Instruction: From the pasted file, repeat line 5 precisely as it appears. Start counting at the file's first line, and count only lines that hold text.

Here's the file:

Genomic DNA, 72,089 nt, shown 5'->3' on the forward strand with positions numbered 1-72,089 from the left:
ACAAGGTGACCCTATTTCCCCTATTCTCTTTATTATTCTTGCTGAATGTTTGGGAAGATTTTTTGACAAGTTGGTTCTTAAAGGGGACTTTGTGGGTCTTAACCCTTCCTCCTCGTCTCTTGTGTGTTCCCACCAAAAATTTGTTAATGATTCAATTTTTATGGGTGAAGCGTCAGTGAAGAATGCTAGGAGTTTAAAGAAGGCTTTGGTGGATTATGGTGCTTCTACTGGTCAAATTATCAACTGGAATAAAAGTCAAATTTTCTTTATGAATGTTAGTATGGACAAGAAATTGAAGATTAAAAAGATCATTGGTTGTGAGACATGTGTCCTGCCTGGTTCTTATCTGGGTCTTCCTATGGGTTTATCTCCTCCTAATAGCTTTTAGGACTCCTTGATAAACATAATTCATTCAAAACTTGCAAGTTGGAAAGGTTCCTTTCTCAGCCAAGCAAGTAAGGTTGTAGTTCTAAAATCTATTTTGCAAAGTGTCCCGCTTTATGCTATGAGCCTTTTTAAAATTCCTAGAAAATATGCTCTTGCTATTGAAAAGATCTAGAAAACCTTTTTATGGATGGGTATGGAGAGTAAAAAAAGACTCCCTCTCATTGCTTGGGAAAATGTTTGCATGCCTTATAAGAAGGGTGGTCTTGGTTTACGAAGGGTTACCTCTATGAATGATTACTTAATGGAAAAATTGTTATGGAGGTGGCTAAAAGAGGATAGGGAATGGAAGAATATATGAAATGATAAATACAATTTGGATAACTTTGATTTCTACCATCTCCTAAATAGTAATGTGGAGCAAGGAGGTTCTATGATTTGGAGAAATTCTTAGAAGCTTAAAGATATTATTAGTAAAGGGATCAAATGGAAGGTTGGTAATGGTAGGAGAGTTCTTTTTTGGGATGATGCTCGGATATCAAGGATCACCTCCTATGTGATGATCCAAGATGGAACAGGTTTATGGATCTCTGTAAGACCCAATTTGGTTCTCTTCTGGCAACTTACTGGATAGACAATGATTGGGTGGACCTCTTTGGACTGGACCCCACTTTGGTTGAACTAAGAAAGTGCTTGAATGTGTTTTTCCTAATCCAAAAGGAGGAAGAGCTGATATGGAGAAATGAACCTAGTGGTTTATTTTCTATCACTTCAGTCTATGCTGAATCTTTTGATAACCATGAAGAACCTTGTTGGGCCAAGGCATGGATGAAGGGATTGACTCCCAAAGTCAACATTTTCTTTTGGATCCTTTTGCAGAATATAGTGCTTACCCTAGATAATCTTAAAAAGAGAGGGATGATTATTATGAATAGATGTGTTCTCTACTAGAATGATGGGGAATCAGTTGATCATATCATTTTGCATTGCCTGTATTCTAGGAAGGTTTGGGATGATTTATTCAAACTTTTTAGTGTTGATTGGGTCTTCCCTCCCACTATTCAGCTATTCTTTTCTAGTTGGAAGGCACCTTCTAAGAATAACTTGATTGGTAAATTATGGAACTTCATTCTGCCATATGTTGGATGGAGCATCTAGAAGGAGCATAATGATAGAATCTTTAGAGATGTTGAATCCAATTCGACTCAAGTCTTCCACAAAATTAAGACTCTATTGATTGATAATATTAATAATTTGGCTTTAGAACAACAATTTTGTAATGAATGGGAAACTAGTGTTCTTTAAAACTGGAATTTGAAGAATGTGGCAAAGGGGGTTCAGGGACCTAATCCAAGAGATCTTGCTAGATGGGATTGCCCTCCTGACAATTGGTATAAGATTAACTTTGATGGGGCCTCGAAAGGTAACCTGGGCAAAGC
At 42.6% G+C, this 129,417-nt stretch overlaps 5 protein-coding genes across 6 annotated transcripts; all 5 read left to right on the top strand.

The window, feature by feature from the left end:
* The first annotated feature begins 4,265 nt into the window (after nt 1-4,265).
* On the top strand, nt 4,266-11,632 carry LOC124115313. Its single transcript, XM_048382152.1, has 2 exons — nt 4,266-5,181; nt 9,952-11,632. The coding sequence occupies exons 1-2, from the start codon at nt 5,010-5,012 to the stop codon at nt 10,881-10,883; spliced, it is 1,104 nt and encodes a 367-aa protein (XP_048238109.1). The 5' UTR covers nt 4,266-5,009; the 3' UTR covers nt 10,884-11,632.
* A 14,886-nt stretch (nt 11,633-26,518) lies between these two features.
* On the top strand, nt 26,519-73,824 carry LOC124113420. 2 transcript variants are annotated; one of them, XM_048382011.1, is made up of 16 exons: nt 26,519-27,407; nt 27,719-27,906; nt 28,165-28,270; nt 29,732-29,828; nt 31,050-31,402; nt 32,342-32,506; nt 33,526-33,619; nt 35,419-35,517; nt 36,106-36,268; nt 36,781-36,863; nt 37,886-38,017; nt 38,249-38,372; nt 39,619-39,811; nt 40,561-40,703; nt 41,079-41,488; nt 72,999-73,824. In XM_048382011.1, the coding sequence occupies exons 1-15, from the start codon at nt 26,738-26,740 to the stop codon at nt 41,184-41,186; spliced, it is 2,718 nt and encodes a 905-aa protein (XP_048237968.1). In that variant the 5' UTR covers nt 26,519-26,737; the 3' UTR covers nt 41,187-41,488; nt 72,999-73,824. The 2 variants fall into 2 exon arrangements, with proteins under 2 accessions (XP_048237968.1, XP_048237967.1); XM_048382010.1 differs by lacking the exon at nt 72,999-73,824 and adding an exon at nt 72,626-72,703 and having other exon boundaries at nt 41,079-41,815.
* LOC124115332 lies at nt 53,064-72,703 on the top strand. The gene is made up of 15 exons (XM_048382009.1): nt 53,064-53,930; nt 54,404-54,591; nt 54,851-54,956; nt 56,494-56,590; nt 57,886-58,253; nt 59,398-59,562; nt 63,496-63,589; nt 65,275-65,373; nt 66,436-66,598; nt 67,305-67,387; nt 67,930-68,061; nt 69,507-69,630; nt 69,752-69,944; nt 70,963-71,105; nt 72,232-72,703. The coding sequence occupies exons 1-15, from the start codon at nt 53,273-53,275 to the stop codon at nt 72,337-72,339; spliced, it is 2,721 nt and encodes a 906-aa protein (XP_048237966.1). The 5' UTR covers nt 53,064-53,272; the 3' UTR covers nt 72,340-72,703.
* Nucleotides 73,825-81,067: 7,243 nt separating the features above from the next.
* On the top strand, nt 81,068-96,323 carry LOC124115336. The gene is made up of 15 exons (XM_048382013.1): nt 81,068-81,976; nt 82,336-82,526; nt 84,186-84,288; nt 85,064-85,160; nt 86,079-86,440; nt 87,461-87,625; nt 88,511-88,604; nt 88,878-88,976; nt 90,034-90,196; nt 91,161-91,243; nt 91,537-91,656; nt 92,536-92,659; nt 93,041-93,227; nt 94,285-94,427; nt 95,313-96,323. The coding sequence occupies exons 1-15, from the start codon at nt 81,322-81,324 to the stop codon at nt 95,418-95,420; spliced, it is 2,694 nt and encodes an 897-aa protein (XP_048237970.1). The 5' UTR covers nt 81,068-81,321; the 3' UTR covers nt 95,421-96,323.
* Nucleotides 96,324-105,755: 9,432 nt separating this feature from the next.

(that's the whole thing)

* The first annotated feature begins 4,265 nt into the window (after nt 1-4,265).